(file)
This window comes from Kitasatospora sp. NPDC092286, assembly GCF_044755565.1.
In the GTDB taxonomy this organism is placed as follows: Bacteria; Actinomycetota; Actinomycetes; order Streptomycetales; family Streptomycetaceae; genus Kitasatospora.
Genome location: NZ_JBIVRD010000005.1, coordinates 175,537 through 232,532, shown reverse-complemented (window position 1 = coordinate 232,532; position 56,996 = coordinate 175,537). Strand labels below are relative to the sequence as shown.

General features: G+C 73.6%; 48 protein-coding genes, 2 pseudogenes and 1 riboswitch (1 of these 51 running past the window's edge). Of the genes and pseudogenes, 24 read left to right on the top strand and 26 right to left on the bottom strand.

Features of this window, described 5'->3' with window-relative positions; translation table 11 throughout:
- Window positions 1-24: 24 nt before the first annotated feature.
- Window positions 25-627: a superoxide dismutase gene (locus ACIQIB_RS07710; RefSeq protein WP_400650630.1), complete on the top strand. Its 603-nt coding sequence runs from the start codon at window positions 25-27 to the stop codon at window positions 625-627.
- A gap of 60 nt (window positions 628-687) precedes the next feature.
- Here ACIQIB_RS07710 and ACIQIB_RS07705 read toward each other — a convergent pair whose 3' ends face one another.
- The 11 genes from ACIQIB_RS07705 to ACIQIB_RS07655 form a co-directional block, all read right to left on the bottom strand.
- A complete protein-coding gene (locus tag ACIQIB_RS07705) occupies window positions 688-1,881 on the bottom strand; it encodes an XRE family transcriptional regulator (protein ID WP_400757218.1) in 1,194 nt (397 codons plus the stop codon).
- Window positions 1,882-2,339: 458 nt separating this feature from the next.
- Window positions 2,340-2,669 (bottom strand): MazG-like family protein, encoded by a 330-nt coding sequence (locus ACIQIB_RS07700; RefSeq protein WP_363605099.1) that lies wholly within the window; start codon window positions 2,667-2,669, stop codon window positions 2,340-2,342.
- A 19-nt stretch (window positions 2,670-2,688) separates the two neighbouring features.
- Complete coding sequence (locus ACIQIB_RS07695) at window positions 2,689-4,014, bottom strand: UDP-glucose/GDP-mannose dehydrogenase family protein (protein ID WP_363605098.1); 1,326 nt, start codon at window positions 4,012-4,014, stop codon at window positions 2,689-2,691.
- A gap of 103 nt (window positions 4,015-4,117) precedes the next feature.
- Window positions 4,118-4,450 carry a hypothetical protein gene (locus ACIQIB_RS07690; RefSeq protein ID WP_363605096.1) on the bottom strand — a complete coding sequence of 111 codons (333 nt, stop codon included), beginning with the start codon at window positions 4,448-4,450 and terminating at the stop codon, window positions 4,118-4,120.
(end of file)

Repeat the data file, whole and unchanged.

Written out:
This window comes from Kitasatospora sp. NPDC092286, assembly GCF_044755565.1.
In the GTDB taxonomy this organism is placed as follows: Bacteria; Actinomycetota; Actinomycetes; order Streptomycetales; family Streptomycetaceae; genus Kitasatospora.
Genome location: NZ_JBIVRD010000005.1, coordinates 175,537 through 232,532, shown reverse-complemented (window position 1 = coordinate 232,532; position 56,996 = coordinate 175,537). Strand labels below are relative to the sequence as shown.

General features: G+C 73.6%; 48 protein-coding genes, 2 pseudogenes and 1 riboswitch (1 of these 51 running past the window's edge). Of the genes and pseudogenes, 24 read left to right on the top strand and 26 right to left on the bottom strand.

Features of this window, described 5'->3' with window-relative positions; translation table 11 throughout:
- Window positions 1-24: 24 nt before the first annotated feature.
- Window positions 25-627: a superoxide dismutase gene (locus ACIQIB_RS07710; RefSeq protein WP_400650630.1), complete on the top strand. Its 603-nt coding sequence runs from the start codon at window positions 25-27 to the stop codon at window positions 625-627.
- A gap of 60 nt (window positions 628-687) precedes the next feature.
- Here ACIQIB_RS07710 and ACIQIB_RS07705 read toward each other — a convergent pair whose 3' ends face one another.
- The 11 genes from ACIQIB_RS07705 to ACIQIB_RS07655 form a co-directional block, all read right to left on the bottom strand.
- A complete protein-coding gene (locus tag ACIQIB_RS07705) occupies window positions 688-1,881 on the bottom strand; it encodes an XRE family transcriptional regulator (protein ID WP_400757218.1) in 1,194 nt (397 codons plus the stop codon).
- Window positions 1,882-2,339: 458 nt separating this feature from the next.
- Window positions 2,340-2,669 (bottom strand): MazG-like family protein, encoded by a 330-nt coding sequence (locus ACIQIB_RS07700; RefSeq protein WP_363605099.1) that lies wholly within the window; start codon window positions 2,667-2,669, stop codon window positions 2,340-2,342.
- A 19-nt stretch (window positions 2,670-2,688) separates the two neighbouring features.
- Complete coding sequence (locus ACIQIB_RS07695) at window positions 2,689-4,014, bottom strand: UDP-glucose/GDP-mannose dehydrogenase family protein (protein ID WP_363605098.1); 1,326 nt, start codon at window positions 4,012-4,014, stop codon at window positions 2,689-2,691.
- A gap of 103 nt (window positions 4,015-4,117) precedes the next feature.
- Window positions 4,118-4,450 carry a hypothetical protein gene (locus ACIQIB_RS07690; RefSeq protein ID WP_363605096.1) on the bottom strand — a complete coding sequence of 111 codons (333 nt, stop codon included), beginning with the start codon at window positions 4,448-4,450 and terminating at the stop codon, window positions 4,118-4,120.